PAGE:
Congress passes overhaul of sexual harassment policies
By JULIET LINDERMAN
WASHINGTON (AP) - Congress approved an overhaul Thursday of its process for handling sexual harassment claims, capping a tumultuous year that saw more than a half-dozen lawmakers resign amid allegations of sexual misconduct.
The bill passed both chambers and holds lawmakers, including those who leave office, financially liable for settlements resulting from harassment and retaliation. There is no cap on the amount a lawmaker would be liable for.
It also eliminates mandatory counseling and mediation for victims, as well as the "cooling off" period that they are now required to observe before filing a lawsuit or requesting an administrative hearing.
The legislation now heads to President Donald Trump, who is expected to sign it.
Efforts to overhaul the Congressional Accountability Act, which hasn't been significantly updated since its passage in 1995, began a year ago, when Capitol Hill found itself squarely at the center of the #MeToo movement. Allegations of sexual harassment and misconduct brought down several powerful, longtime lawmakers.
"Today, the Congress made historic progress to uphold human dignity and protect the inalienable right to live free from harassment or abuse," said Democratic Leader Nancy Pelosi. "This bill protects everyone in our legislative community from workplace abuse and helps foster a climate of respect and dignity in our institution."
The bill allows staffers access to a confidential adviser who is an attorney and able to offer technical assistance, advice and guidance, but not legal representation. The House earlier this year passed a separate resolution giving their own staffers access to House counsel, an extra protection not included in the final bill.
It also requires public reporting of settlements, including identifying lawmakers who are personally liable, and extends protections to interns, fellows and other staff.
"My message is quite clear: Time's up," said Rep. Jackie Speier, D-Calif., who over the past year has become a poster child for the #MeToo movement on Capitol Hill after sharing her own story of being harassed by a high-level aide when she was a young staffer.
"Time is finally up for members of Congress who think they can sexually harass and get away with it. They will no longer be able to slink away with no one knowing that they have harassed. There will be transparency, and members will be held accountable."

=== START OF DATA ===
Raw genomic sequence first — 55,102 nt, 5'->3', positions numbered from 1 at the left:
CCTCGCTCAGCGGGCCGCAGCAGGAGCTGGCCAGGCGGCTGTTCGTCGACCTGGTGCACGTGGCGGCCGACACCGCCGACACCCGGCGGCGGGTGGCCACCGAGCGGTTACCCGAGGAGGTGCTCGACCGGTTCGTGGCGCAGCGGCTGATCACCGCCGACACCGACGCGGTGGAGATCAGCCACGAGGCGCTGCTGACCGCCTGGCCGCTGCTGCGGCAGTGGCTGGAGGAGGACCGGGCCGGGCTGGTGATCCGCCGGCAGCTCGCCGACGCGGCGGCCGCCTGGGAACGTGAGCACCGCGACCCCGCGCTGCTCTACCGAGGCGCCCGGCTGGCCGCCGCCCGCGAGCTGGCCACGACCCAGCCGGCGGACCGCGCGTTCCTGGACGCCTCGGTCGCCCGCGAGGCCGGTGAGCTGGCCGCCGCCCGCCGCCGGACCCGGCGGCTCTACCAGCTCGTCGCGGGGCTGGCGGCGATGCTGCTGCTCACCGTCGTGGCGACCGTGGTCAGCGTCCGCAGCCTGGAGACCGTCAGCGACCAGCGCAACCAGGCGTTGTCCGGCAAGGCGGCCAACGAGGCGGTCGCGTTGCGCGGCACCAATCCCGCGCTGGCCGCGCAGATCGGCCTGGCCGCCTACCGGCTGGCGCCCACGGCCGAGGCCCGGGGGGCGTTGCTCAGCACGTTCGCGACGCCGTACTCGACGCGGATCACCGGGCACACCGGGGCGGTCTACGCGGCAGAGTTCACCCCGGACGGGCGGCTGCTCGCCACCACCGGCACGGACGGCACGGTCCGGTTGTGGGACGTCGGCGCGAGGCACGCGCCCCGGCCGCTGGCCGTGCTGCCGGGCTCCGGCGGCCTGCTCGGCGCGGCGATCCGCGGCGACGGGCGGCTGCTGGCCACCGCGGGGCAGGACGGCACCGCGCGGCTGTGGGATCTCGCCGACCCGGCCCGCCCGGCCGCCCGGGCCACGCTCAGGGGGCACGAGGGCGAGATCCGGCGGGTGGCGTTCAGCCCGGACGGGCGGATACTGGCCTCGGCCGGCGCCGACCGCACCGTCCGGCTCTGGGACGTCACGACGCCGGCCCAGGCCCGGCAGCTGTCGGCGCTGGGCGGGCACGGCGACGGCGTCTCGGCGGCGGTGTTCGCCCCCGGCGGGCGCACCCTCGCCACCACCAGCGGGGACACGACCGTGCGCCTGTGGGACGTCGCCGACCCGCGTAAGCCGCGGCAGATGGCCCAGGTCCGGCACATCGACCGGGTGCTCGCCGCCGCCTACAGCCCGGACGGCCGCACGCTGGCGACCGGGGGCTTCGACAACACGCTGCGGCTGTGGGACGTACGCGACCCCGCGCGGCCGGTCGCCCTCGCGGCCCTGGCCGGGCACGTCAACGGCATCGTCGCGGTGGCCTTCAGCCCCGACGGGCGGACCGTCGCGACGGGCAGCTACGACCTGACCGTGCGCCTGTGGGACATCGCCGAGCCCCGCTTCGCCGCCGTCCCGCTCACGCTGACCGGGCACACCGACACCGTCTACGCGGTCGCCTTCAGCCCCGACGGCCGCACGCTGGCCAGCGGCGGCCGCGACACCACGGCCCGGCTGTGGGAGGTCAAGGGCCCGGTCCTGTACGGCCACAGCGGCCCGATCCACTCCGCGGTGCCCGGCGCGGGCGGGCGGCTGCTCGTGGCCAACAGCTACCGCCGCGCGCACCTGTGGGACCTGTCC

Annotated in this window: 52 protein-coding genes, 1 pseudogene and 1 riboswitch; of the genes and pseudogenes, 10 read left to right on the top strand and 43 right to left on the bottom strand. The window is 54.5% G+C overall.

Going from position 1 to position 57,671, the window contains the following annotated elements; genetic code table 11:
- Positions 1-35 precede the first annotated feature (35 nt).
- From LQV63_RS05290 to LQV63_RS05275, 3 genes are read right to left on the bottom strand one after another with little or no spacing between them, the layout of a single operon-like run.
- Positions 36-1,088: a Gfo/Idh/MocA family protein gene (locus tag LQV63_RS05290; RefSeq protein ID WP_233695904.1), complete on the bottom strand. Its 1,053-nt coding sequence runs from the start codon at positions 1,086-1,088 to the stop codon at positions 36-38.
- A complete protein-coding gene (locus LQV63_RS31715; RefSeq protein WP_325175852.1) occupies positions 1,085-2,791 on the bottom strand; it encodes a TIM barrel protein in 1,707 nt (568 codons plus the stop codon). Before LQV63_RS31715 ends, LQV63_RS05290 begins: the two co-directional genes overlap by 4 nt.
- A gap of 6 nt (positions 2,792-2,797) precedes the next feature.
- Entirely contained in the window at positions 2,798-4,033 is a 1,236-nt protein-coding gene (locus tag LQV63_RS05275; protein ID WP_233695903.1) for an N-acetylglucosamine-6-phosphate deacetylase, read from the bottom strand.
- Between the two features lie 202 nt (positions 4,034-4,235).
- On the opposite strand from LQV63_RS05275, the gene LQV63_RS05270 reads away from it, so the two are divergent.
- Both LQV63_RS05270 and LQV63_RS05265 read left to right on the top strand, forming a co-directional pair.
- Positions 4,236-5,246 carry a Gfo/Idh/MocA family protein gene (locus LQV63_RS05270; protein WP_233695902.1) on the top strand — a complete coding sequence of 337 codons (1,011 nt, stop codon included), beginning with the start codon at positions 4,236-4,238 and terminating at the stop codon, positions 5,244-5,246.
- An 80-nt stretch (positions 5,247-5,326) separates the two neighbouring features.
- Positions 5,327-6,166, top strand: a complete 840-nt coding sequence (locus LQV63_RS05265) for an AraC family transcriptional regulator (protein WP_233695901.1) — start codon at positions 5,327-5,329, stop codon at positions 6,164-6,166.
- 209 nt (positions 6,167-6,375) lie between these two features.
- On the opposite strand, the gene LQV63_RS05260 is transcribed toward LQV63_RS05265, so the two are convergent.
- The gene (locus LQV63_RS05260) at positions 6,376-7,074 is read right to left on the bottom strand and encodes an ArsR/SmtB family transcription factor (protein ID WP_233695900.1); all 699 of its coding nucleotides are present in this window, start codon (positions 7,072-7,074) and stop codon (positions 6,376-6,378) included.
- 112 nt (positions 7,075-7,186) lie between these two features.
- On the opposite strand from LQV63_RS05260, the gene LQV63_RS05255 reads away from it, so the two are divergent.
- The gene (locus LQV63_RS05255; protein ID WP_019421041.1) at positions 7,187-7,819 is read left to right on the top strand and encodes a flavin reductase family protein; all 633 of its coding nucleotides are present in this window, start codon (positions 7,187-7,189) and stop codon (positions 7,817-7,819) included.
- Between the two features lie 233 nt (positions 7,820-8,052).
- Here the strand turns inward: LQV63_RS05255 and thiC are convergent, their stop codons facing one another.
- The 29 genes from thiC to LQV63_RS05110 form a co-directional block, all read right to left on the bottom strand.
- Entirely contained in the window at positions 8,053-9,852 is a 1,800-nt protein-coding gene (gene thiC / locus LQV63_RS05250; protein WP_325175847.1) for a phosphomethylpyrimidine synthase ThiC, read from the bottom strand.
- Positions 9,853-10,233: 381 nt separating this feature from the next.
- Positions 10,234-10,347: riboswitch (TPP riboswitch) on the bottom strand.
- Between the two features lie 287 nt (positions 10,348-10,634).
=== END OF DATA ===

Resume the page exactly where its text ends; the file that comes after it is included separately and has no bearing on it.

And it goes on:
The legislation specifies that in the case of a court award or a settlement, lawmakers who don't reimburse the payment amount in a lump sum could have their wages, or possibly their Social Security checks, garnished.
"Time's up for everyone who thought victims could somehow be ignored," Speier said. "They will not be ignored anymore."
The final bill doesn't include some House measures, including making lawmakers liable for discrimination settlements and requiring an independent investigation into harassment complaints at the beginning of the process.
Rep. Bradley Byrne, R-Ala., a former labor and employment attorney and member of the Committee on House Administration, said the bill doesn't include a "a real investigation and I don't think anybody can pretend that."
Byrne and Speier plan to introduce a measure next year mandating a thorough independent investigation and requiring House lawmakers to pay back settlements stemming from discrimination.
Speier said the Senate would not agree to make their own lawmakers liable for discrimination complaints, but the chamber has said it would bring the bill to a vote when it's introduced. It will pertain only to House lawmakers, not senators.
The bill passed Thursday will not apply to past lawmakers.
On Thursday the nonprofit organization The Purple Campaign and Congress Too, a group of 1,500 former staffers who sent letters to lawmakers imploring them to strengthen anti-harassment protections on Capitol Hill, called the bill "a powerful message to these survivors that their stories were heard."
"Down every hallway and behind every door in Congress are good and dedicated people - often young people - who work long hours for little pay in hopes of improving the world around them" the groups said. "They deserve to serve their country in an institution that serves and protects them, and we're hopeful these reforms will do just that."
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